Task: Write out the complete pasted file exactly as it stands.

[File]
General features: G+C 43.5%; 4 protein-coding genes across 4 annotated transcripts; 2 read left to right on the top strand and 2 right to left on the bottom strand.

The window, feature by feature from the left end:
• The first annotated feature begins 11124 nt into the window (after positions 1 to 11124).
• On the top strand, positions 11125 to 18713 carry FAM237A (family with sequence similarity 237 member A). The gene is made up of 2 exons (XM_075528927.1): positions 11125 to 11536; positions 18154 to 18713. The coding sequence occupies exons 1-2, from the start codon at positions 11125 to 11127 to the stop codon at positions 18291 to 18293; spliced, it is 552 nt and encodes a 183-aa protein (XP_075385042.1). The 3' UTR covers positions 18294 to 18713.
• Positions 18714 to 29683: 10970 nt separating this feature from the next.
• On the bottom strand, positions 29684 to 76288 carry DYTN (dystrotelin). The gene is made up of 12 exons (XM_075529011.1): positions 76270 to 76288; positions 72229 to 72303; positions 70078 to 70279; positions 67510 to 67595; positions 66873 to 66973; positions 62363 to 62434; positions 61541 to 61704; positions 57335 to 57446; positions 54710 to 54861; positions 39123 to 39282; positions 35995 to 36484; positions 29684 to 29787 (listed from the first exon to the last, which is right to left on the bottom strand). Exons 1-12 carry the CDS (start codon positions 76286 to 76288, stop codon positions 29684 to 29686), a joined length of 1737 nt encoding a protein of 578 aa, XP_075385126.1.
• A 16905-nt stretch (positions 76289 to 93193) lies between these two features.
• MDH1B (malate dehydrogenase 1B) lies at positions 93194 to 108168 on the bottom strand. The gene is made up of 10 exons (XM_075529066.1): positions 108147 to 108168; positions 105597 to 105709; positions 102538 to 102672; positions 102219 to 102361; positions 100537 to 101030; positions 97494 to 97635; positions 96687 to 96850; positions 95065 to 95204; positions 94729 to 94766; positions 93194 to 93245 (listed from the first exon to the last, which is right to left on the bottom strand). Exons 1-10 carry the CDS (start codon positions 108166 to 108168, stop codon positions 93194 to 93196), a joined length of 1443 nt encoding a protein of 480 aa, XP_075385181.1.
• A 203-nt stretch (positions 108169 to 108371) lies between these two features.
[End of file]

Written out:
General features: G+C 43.5%; 4 protein-coding genes across 4 annotated transcripts; 2 read left to right on the top strand and 2 right to left on the bottom strand.

The window, feature by feature from the left end:
• The first annotated feature begins 11124 nt into the window (after positions 1 to 11124).
• On the top strand, positions 11125 to 18713 carry FAM237A (family with sequence similarity 237 member A). The gene is made up of 2 exons (XM_075528927.1): positions 11125 to 11536; positions 18154 to 18713. The coding sequence occupies exons 1-2, from the start codon at positions 11125 to 11127 to the stop codon at positions 18291 to 18293; spliced, it is 552 nt and encodes a 183-aa protein (XP_075385042.1). The 3' UTR covers positions 18294 to 18713.
• Positions 18714 to 29683: 10970 nt separating this feature from the next.
• On the bottom strand, positions 29684 to 76288 carry DYTN (dystrotelin). The gene is made up of 12 exons (XM_075529011.1): positions 76270 to 76288; positions 72229 to 72303; positions 70078 to 70279; positions 67510 to 67595; positions 66873 to 66973; positions 62363 to 62434; positions 61541 to 61704; positions 57335 to 57446; positions 54710 to 54861; positions 39123 to 39282; positions 35995 to 36484; positions 29684 to 29787 (listed from the first exon to the last, which is right to left on the bottom strand). Exons 1-12 carry the CDS (start codon positions 76286 to 76288, stop codon positions 29684 to 29686), a joined length of 1737 nt encoding a protein of 578 aa, XP_075385126.1.
• A 16905-nt stretch (positions 76289 to 93193) lies between these two features.
• MDH1B (malate dehydrogenase 1B) lies at positions 93194 to 108168 on the bottom strand. The gene is made up of 10 exons (XM_075529066.1): positions 108147 to 108168; positions 105597 to 105709; positions 102538 to 102672; positions 102219 to 102361; positions 100537 to 101030; positions 97494 to 97635; positions 96687 to 96850; positions 95065 to 95204; positions 94729 to 94766; positions 93194 to 93245 (listed from the first exon to the last, which is right to left on the bottom strand). Exons 1-10 carry the CDS (start codon positions 108166 to 108168, stop codon positions 93194 to 93196), a joined length of 1443 nt encoding a protein of 480 aa, XP_075385181.1.
• A 203-nt stretch (positions 108169 to 108371) lies between these two features.